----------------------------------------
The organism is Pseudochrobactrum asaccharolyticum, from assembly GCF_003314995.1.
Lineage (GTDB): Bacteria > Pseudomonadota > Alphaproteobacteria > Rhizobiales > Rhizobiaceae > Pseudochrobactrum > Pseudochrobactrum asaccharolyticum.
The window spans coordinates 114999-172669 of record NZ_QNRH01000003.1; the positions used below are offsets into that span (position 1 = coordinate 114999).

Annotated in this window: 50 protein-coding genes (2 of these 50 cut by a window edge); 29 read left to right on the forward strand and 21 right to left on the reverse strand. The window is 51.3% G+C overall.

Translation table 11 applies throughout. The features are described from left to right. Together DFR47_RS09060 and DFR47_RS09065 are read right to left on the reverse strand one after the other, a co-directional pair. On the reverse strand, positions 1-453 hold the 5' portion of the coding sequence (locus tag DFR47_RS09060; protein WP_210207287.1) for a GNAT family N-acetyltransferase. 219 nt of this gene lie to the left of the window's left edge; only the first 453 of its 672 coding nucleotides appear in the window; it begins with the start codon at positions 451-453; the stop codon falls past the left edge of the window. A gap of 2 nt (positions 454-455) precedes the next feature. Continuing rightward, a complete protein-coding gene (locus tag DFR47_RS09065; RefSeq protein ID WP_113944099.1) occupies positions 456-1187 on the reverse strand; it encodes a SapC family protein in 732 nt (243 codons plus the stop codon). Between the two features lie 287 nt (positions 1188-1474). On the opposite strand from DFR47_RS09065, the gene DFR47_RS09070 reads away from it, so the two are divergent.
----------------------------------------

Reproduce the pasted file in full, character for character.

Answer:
The organism is Pseudochrobactrum asaccharolyticum, from assembly GCF_003314995.1.
Lineage (GTDB): Bacteria > Pseudomonadota > Alphaproteobacteria > Rhizobiales > Rhizobiaceae > Pseudochrobactrum > Pseudochrobactrum asaccharolyticum.
The window spans coordinates 114999-172669 of record NZ_QNRH01000003.1; the positions used below are offsets into that span (position 1 = coordinate 114999).

Annotated in this window: 50 protein-coding genes (2 of these 50 cut by a window edge); 29 read left to right on the forward strand and 21 right to left on the reverse strand. The window is 51.3% G+C overall.

Translation table 11 applies throughout. The features are described from left to right. Together DFR47_RS09060 and DFR47_RS09065 are read right to left on the reverse strand one after the other, a co-directional pair. On the reverse strand, positions 1-453 hold the 5' portion of the coding sequence (locus tag DFR47_RS09060; protein WP_210207287.1) for a GNAT family N-acetyltransferase. 219 nt of this gene lie to the left of the window's left edge; only the first 453 of its 672 coding nucleotides appear in the window; it begins with the start codon at positions 451-453; the stop codon falls past the left edge of the window. A gap of 2 nt (positions 454-455) precedes the next feature. Continuing rightward, a complete protein-coding gene (locus tag DFR47_RS09065; RefSeq protein ID WP_113944099.1) occupies positions 456-1187 on the reverse strand; it encodes a SapC family protein in 732 nt (243 codons plus the stop codon). Between the two features lie 287 nt (positions 1188-1474). On the opposite strand from DFR47_RS09065, the gene DFR47_RS09070 reads away from it, so the two are divergent.